City, county officials in Nacogdoches Co. gearing up for hurricane season

Tara Triana, Nacogdoches County emergency management coordinator (Source: KTRE: Staff)
Tara Triana, Nacogdoches County emergency management coordinator (Source: KTRE: Staff)
Source: KTRE Staff
Source: KTRE Staff
Source: KTRE Staff
Source: KTRE Staff

NACOGDOCHES, TX (KTRE) - In light of the upcoming hurricane season, Texans are advised of early preparation. So are emergency response workers.

East Texas News learned what the new Nacogdoches County emergency management coordinator is doing in the way of hurricane preparedness. Although Tara Triana is new to the position, she is well experienced when it comes to disaster response.

"I was working at dispatch when the shuttle Columbia happened," Triana said. "I've worked in the EOC during hurricane Ike and hurricane Rita."

On day two of hurricane season, Triana is tuned into weather patterns.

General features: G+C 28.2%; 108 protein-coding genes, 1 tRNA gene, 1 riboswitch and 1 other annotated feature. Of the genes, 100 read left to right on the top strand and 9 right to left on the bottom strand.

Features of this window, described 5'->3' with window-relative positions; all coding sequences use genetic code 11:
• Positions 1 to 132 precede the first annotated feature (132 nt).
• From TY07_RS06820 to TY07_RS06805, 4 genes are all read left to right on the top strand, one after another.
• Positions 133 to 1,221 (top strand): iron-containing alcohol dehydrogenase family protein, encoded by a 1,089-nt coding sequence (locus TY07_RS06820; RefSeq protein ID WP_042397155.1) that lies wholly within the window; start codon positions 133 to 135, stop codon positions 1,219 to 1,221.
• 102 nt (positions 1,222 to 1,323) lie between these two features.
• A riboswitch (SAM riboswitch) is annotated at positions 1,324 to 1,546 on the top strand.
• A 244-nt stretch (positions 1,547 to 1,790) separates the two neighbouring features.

"As soon as ya'll's local news people start telling us that there is a storm coming we start having e mails from the state giving us updates," Triana said.

Triana will be on the same page of policies and procedures with her counterpart for the City of Nacogdoches, Fire chief Keith Kiplinger.

"We work many times within a joint emergency operation center," Kiplinger said. "We work most of the time in a unified command fashion."

The two must be prepared to serve thousands of evacuees, the Nacogdoches County Civic Center and adjoining Expo must be ready.

With very short notice this facility can turned into a rescue center for pets and livestock. During Katrina emergency workers learned quickly that behind every animal disaster, there is a human disaster.

"We set it up for several hundred dogs, cats too," said Steven Bryant, an animal control officer for the City of Nacogdoches. "We have a section for puppies."

"And then large animals can be housed out there by calling the expo and making a reservation," Triana said.

Early preparation is the key. Individuals, property owners, animal owners and emergency responders are advised begin preparing now for any possible storms.

Jeff Turner, the state's Animal Health Commission director, warns that tropical storm systems are severe for not just those living along the coast. As they move inland, they bring high winds, torrential rains and tornados. Planning for these systems is important.

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